Resolution: There are no apparent published data on the resolution of stomatitis and related events occurring with multikinase inhibitor therapy. Also see Prophylaxis and treatment - reactive management – Stomatitis.

Related Links

References

  1. De Wit M, et al. Support Care Cancer. 2014;22:837–846.
  2. Boers-Doets C, et al. Future Oncol. 2013;9:1883–1892.
  3. Boers-Doets C, et al. The Oncologist. 2012;17:135–144.
  4. National Cancer Institute Cancer Therapy Evaluation Program. Common Terminology Criteria for Adverse Events and Common Toxicity Criteria [v5.0]. 27 November 2017. (Accessed 15 April 2019).
  5. European Medicines Agency. Cabometyx (cabozantinib) Summary of Product Characteristics 2019.
  6. Food and Drug Administration. Cabometyx (cabozantinib) Prescribing Information 2019.
  7. European Medicines Agency. Cometriq (cabozantinib) Summary of Product Characteristics 2019.
  8. Food and Drug Administration. Cometriq (cabozantinib) Prescribing Information 2018.
  9. European Medicines Agency. Glivec (imatinib) Summary of Product Characteristics 2019.
  10. Food and Drug Administration. Gleevec (imatinib) Prescribing Information 2018.
  11. European Medicines Agency. Kisplyx (lenvatinib) Summary of Product Characteristics 2019.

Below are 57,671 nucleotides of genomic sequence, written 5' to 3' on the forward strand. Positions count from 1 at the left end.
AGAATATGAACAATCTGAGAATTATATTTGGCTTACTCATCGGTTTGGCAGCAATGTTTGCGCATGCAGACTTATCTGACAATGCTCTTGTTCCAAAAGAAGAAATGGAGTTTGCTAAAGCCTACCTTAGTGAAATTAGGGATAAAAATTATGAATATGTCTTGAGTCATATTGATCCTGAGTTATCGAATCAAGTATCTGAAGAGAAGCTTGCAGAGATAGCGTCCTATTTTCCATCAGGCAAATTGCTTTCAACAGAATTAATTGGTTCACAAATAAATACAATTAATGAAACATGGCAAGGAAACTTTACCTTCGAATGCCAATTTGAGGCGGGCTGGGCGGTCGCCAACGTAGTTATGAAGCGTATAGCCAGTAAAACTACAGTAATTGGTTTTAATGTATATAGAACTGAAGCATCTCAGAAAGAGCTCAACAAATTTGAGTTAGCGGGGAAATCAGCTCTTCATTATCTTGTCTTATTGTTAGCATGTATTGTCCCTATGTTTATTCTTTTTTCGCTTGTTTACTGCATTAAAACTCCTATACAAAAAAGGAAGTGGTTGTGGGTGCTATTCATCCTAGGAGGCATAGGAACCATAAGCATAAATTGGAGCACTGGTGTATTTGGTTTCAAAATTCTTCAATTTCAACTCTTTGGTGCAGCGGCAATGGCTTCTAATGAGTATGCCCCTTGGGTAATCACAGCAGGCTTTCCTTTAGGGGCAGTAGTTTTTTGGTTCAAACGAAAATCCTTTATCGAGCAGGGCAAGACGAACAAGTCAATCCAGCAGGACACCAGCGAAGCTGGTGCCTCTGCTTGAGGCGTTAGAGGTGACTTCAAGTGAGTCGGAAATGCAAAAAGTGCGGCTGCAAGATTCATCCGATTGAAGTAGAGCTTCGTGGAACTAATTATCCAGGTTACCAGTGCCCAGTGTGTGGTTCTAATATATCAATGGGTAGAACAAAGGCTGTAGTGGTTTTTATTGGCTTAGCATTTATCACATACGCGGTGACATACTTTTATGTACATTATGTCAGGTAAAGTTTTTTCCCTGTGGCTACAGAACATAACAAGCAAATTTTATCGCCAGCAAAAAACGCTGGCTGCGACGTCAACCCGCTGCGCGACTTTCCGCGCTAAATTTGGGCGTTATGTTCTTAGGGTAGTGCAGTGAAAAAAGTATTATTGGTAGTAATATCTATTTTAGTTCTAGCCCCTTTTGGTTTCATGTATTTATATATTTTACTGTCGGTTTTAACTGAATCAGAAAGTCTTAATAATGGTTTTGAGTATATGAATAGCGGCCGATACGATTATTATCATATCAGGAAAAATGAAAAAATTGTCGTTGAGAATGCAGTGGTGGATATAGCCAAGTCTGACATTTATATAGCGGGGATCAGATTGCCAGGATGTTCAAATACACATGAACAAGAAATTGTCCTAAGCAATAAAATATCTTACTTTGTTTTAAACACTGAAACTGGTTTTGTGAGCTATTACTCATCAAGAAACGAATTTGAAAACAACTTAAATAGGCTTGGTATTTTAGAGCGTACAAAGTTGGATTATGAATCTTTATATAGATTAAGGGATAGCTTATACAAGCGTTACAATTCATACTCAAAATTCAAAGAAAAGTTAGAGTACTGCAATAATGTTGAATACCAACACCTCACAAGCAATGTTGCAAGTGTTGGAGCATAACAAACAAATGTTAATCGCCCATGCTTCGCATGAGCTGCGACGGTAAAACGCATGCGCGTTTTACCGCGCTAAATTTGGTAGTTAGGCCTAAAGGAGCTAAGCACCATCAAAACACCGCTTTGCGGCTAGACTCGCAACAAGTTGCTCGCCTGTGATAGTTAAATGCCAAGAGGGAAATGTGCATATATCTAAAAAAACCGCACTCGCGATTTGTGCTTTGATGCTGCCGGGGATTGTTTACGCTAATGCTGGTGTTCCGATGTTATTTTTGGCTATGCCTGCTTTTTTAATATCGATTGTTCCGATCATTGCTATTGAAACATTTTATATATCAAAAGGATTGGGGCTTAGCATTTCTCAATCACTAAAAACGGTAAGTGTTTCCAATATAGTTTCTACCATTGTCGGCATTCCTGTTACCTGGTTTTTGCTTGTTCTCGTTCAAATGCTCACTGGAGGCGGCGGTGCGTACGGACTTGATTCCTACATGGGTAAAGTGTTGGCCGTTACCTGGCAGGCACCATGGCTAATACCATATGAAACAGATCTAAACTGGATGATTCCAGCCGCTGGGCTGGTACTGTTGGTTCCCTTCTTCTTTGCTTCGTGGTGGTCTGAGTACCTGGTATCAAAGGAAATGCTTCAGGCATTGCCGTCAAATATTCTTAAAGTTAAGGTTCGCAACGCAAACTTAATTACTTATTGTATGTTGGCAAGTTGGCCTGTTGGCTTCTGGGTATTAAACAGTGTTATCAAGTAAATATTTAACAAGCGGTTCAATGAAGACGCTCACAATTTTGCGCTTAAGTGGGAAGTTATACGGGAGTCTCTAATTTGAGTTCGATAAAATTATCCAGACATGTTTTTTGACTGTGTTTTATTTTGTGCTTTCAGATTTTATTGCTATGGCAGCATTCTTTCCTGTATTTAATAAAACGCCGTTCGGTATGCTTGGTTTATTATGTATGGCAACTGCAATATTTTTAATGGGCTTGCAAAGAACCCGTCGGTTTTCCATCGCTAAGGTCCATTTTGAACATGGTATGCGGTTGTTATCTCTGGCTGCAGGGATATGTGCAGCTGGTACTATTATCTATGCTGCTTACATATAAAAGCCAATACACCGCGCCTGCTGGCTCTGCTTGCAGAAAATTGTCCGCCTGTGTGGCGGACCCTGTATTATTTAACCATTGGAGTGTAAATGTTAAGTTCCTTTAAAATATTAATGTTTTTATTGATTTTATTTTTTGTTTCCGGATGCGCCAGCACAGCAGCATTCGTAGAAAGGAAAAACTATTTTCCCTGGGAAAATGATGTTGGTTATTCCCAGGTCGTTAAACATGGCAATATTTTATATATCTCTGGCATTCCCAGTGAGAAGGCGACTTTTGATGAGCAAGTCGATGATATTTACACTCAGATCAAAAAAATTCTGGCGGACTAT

12. European Medicines Agency. Lenvima (lenvatinib) Summary of Product Characteristics 2019.
  13. Food and Drug Administration.  Lenvima (lenvatinib) Prescribing Information 2018.
  14. European Medicines Agency. Sutent (sunitinib) Summary of Product Characteristics 2019.
  15. Food and Drug Administration. Sutent (sunitinib) Prescribing Information 2019.
  16. European Medicines Agency. Nexavar (sorafenib) Summary of Product Characteristics 2018.
  17. Food and Drug Administration. Nexavar (sorafenib) Prescribing Information 2018.
  18. European Medicines Agency. Sprycel (dasatinib) Summary of Product Characteristics 2019.
  19. Food and Drug Administration. Sprycel (dasatinib) Prescribing Information 2018.
  20. European Medicines Agency. Votrient (pazopanib) Summary of Product Characteristics 2018.
  21. Food and Drug Administration. Votrient (pazopanib) Prescribing Information 2017.
  22. European Medicines Agency. Rydapt (midostaurin) Summary of Product Characteristics 2018.
  23. Food and Drug Administration. Rydapt (midostaurin) Prescribing Information 2018.
  24. European Medicines Agency. Stivarga (regorafenib) Summary of Product Characteristics 2018.
  25. Food and Drug Administration. Stivarga (regorafenib) Prescribing Information 2019.
  26. European Medicines Agency. Caprelsa (vandetanib) Summary of Product Characteristics 2019.
  27. Food and Drug Administration. Caprelsa (vandetanib) Prescribing Information 2018.
  28. MASCC EGFR Inhibitor Skin Toxicity Tool (MESTT). (Accessed 15 April 2019).
Last update: 13 September 2019